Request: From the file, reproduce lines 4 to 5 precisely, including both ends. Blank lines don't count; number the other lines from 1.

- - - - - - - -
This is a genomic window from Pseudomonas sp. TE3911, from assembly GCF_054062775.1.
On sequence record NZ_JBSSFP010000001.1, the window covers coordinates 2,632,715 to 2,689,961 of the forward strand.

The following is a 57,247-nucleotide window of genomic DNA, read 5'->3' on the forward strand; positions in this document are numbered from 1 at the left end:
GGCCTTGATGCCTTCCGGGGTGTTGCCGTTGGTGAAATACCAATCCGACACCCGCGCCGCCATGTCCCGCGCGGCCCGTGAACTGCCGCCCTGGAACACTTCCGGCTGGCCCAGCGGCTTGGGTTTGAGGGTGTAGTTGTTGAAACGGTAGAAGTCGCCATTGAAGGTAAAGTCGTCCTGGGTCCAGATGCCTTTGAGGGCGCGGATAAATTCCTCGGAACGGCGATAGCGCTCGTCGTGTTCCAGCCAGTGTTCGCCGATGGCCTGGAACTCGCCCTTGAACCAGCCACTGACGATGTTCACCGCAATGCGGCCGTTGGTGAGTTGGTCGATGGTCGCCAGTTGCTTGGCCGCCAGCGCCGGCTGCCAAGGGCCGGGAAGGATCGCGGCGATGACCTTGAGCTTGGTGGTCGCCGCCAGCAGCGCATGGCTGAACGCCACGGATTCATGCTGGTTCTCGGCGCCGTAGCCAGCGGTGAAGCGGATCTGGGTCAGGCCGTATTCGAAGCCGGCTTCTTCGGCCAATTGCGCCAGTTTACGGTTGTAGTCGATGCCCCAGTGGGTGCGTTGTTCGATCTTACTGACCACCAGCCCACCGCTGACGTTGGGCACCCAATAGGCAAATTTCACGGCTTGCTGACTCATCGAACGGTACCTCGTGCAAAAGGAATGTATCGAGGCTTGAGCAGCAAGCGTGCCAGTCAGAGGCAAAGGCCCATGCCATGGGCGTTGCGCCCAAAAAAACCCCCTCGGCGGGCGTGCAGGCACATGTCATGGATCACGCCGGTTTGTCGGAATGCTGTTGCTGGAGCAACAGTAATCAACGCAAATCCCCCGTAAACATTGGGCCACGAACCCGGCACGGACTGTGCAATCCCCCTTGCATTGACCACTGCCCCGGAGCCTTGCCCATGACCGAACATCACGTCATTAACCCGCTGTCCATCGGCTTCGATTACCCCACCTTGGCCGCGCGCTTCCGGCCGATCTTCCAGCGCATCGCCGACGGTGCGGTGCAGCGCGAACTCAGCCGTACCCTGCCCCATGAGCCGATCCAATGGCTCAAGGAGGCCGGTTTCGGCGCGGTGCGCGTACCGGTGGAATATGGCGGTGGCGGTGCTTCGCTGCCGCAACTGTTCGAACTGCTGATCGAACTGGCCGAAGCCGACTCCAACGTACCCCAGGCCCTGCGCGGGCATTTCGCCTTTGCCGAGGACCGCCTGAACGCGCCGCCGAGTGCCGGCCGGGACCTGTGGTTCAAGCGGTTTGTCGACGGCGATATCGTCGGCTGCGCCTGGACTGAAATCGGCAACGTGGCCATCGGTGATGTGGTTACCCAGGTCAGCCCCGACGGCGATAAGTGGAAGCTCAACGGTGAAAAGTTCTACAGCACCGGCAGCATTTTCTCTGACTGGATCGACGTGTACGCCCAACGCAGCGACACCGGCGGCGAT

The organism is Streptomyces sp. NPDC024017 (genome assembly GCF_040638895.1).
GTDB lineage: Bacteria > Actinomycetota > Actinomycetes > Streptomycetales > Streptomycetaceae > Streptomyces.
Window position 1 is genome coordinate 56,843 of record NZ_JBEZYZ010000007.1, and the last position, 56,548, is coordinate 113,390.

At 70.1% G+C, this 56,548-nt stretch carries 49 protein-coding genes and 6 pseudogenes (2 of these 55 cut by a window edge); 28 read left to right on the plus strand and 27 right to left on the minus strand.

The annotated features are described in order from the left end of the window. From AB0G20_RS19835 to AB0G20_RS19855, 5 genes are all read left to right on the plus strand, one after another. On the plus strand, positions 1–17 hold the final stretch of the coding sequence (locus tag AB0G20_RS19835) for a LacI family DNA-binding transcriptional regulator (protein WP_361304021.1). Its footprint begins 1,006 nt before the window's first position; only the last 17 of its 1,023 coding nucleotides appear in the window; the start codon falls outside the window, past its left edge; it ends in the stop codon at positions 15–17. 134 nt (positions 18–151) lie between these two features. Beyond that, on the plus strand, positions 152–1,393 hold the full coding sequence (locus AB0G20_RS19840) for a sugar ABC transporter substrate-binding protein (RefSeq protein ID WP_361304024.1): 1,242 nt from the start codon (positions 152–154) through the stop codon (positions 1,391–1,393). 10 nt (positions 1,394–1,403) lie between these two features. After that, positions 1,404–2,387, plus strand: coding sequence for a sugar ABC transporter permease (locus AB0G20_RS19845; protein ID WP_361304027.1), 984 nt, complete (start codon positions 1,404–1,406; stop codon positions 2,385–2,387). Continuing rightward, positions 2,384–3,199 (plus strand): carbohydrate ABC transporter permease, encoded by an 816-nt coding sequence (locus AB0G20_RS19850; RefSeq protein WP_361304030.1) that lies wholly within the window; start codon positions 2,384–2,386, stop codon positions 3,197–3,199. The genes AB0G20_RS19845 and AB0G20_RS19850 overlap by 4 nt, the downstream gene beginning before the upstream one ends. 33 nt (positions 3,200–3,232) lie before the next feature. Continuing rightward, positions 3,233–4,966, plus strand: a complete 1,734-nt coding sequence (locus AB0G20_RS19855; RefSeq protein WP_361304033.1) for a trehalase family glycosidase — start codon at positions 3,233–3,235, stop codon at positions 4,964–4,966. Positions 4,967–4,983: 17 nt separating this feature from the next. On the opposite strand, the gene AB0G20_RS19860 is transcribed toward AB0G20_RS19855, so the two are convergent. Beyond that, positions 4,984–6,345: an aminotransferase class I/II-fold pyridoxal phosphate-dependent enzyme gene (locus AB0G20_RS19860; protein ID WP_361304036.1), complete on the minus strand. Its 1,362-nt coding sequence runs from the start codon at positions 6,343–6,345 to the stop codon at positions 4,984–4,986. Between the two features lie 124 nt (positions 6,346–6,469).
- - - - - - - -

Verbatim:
GGCCTTGATGCCTTCCGGGGTGTTGCCGTTGGTGAAATACCAATCCGACACCCGCGCCGCCATGTCCCGCGCGGCCCGTGAACTGCCGCCCTGGAACACTTCCGGCTGGCCCAGCGGCTTGGGTTTGAGGGTGTAGTTGTTGAAACGGTAGAAGTCGCCATTGAAGGTAAAGTCGTCCTGGGTCCAGATGCCTTTGAGGGCGCGGATAAATTCCTCGGAACGGCGATAGCGCTCGTCGTGTTCCAGCCAGTGTTCGCCGATGGCCTGGAACTCGCCCTTGAACCAGCCACTGACGATGTTCACCGCAATGCGGCCGTTGGTGAGTTGGTCGATGGTCGCCAGTTGCTTGGCCGCCAGCGCCGGCTGCCAAGGGCCGGGAAGGATCGCGGCGATGACCTTGAGCTTGGTGGTCGCCGCCAGCAGCGCATGGCTGAACGCCACGGATTCATGCTGGTTCTCGGCGCCGTAGCCAGCGGTGAAGCGGATCTGGGTCAGGCCGTATTCGAAGCCGGCTTCTTCGGCCAATTGCGCCAGTTTACGGTTGTAGTCGATGCCCCAGTGGGTGCGTTGTTCGATCTTACTGACCACCAGCCCACCGCTGACGTTGGGCACCCAATAGGCAAATTTCACGGCTTGCTGACTCATCGAACGGTACCTCGTGCAAAAGGAATGTATCGAGGCTTGAGCAGCAAGCGTGCCAGTCAGAGGCAAAGGCCCATGCCATGGGCGTTGCGCCCAAAAAAACCCCCTCGGCGGGCGTGCAGGCACATGTCATGGATCACGCCGGTTTGTCGGAATGCTGTTGCTGGAGCAACAGTAATCAACGCAAATCCCCCGTAAACATTGGGCCACGAACCCGGCACGGACTGTGCAATCCCCCTTGCATTGACCACTGCCCCGGAGCCTTGCCCATGACCGAACATCACGTCATTAACCCGCTGTCCATCGGCTTCGATTACCCCACCTTGGCCGCGCGCTTCCGGCCGATCTTCCAGCGCATCGCCGACGGTGCGGTGCAGCGCGAACTCAGCCGTACCCTGCCCCATGAGCCGATCCAATGGCTCAAGGAGGCCGGTTTCGGCGCGGTGCGCGTACCGGTGGAATATGGCGGTGGCGGTGCTTCGCTGCCGCAACTGTTCGAACTGCTGATCGAACTGGCCGAAGCCGACTCCAACGTACCCCAGGCCCTGCGCGGGCATTTCGCCTTTGCCGAGGACCGCCTGAACGCGCCGCCGAGTGCCGGCCGGGACCTGTGGTTCAAGCGGTTTGTCGACGGCGATATCGTCGGCTGCGCCTGGACTGAAATCGGCAACGTGGCCATCGGTGATGTGGTTACCCAGGTCAGCCCCGACGGCGATAAGTGGAAGCTCAACGGTGAAAAGTTCTACAGCACCGGCAGCATTTTCTCTGACTGGATCGACGTGTACGCCCAACGCAGCGACACCGGCGGCGAT

The organism is Streptomyces sp. NPDC024017 (genome assembly GCF_040638895.1).